Coral Gables Miracle Mile 20100403
Major Coral Gables intersection at Coral Way (Miracle Mile) and Ponce de Leon Boulevard

Transportation

Coral Gables is served by Metrobus throughout the area, and by the Miami Metrorail at:

The City of Coral Gables also provides a free trolley service, with a trolley running a continuous circuit up and down Ponce de Leon Boulevard during the day.

Coral Gables is served by rapid transit on Douglas Road at Douglas Road station, at the University of Miami at University station, and near Sunset Drive and Red Road at South Miami station, connecting the city with Downtown Miami and Miami International Airport.

Diplomatic missions

Several countries operate consulates in Coral Gables. They include Barbados, Colombia,[31] El Salvador,[32] Italy,[33] Spain,[34] the Principality of Monaco, St. Lucia, and Uruguay.[35]

Several countries have honorary consulates located in Coral Gables, including Australia, Belize, Hungary, Senegal, St. Kitts & Nevis, Togo, and Thailand.

In addition, the Taipei Economic and Cultural Office in Miami, of the Republic of China, is located in Suite 610 at 2333 Ponce De Leon Boulevard.[36]

Education

University of Miami

Coral Gables is the location of the University of Miami, a university ranked in the top tier of national universities,[37] with particular national status in the fields of business, engineering, law, marine science, medicine, communications, and music.[38]

Primary and secondary schools

Public schools

Coral Gables schools are part of the Miami-Dade School District, which serves Miami-Dade County. The district has several high schools in Coral Gables, most notably Coral Gables Senior High School and International Studies Preparatory Academy, both of which educate students in grades nine through 12. It also has a K-8 school, Coral Gables Preparatory Academy (formerly Coral Gables Elementary School), with two campuses, including a historic campus located on Ponce de Leon Boulevard. Henry S. West Laboratory Elementary is another school for K-6. Finally it has two middle schools: George Washington Carver Middle School located on Lincoln Dr, and Ponce de Leon Middle School located across from The University of Miami on the East side of U.S. Route 1 on Augusto Street. Present day George Washington Carver Middle was moved to the current location on Grand Avenue on land donated by George Merrick. When Carver died in 1942 the school was renamed in his honor.[39]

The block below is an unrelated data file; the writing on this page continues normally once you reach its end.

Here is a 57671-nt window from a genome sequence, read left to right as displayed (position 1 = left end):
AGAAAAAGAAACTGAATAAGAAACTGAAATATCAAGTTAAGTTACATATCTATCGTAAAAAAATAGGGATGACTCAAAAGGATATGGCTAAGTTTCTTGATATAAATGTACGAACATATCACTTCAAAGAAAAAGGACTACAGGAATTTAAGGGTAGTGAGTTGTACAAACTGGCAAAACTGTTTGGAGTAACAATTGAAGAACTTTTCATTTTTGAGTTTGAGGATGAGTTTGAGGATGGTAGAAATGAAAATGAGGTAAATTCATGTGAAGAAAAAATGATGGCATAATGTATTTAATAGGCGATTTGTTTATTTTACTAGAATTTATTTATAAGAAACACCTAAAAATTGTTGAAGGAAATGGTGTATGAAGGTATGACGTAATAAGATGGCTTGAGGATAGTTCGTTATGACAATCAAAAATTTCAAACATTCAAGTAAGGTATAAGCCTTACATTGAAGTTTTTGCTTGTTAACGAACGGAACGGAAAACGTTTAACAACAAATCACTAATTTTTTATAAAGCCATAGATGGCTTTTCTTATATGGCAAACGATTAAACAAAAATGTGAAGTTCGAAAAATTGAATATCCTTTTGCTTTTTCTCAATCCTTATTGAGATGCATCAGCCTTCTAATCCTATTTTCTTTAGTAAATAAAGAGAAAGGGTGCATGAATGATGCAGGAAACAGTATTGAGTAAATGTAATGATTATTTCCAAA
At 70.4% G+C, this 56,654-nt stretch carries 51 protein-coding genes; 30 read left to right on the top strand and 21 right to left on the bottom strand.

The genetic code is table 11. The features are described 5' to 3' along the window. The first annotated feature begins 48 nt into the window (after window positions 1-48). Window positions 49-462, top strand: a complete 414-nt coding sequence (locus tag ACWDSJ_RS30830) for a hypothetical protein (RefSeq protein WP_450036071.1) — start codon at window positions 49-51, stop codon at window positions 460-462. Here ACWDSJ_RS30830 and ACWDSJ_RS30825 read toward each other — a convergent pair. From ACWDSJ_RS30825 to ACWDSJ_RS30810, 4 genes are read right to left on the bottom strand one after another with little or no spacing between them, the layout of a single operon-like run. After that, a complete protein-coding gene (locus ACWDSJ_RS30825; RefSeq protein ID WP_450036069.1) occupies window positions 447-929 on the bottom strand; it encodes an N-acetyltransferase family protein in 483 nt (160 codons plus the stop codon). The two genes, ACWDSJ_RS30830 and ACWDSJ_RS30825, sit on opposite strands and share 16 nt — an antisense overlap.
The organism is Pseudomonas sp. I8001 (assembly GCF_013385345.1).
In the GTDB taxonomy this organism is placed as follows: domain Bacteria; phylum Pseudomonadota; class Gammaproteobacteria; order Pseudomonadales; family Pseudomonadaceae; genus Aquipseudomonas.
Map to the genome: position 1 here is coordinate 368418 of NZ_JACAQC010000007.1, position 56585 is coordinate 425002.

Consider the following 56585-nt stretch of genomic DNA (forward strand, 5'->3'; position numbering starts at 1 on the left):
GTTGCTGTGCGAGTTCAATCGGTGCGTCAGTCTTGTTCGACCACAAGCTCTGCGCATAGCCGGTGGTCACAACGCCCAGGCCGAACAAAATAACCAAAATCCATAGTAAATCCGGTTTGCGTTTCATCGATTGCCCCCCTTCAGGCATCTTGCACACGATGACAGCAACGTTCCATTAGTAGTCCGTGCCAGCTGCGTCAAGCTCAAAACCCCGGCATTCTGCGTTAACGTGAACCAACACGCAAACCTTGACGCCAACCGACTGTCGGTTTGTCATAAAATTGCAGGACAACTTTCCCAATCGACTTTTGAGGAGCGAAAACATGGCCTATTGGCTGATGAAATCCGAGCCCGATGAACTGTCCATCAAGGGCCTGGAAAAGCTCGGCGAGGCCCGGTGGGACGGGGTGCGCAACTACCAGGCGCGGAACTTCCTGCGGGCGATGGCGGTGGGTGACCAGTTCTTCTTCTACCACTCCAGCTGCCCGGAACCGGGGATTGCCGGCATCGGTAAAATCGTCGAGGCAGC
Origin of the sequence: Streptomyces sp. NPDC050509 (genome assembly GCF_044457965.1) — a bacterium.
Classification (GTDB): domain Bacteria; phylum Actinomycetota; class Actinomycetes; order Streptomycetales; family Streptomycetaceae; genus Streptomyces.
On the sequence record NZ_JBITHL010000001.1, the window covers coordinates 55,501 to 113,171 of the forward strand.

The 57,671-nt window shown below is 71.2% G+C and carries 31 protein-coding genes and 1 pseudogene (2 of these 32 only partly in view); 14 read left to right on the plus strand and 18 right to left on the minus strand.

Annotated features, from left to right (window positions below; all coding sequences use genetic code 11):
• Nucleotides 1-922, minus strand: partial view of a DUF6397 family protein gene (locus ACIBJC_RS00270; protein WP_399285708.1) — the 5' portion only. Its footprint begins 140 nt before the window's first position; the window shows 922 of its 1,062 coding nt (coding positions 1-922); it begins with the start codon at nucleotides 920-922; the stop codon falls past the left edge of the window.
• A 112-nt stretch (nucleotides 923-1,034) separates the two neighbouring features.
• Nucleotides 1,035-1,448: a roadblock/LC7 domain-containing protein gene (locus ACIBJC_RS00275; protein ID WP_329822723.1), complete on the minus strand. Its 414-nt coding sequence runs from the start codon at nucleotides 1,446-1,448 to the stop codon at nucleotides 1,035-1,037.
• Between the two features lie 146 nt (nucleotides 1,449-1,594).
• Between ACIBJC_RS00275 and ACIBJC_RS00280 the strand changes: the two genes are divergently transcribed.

Private schools

Gulliver Academy - Marian C. Krutulis Campus, a PreK-8 school that is a member of Gulliver Schools, is within Coral Gables.[40] The management offices of Gulliver Schools were formerly located in Coral Gables.[41] The lower campus of the Riviera Schools is located in Coral Gables.

The historic St. Theresa Catholic School, a PreK-8 school is located near Coral Gables Biltmore Hotel. St. Philip's Episcopal School, the French-American School of Miami, and St. Thomas Episcopal Parish School, all PreK-5 schools, are also located in Coral Gables.

Public libraries

Miami-Dade Public Library System operates the Coral Gables Branch.[42]

Notable people

Places of interest

Festivals and events

Gallery

Miracle Mile in Coral Gables 20100403

Miracle Mile in Downtown Coral Gables

Miracle Theater in Coral Gables 20100403

Miracle Theater on Miracle Mile

Coral Gables street 20100321

Typical residential street in Coral Gables

DeSoto Fountain in Coral Gables 20100321

DeSoto Fountain

Coralgablescityhall

Coral Gables City Hall with its statue of Merrick

Venetian Pool 14

Venetian Pool is a Coral Gables public swimming pool.

CoralGables1

Giralda Avenue in Coral Gables

Alhambrawatertower

Alhambra Water Tower

Miracle Mile

Miracle Theater on Miracle Mile

VMP GardenFountain

Gardens at Merrick Park

PonceEntrance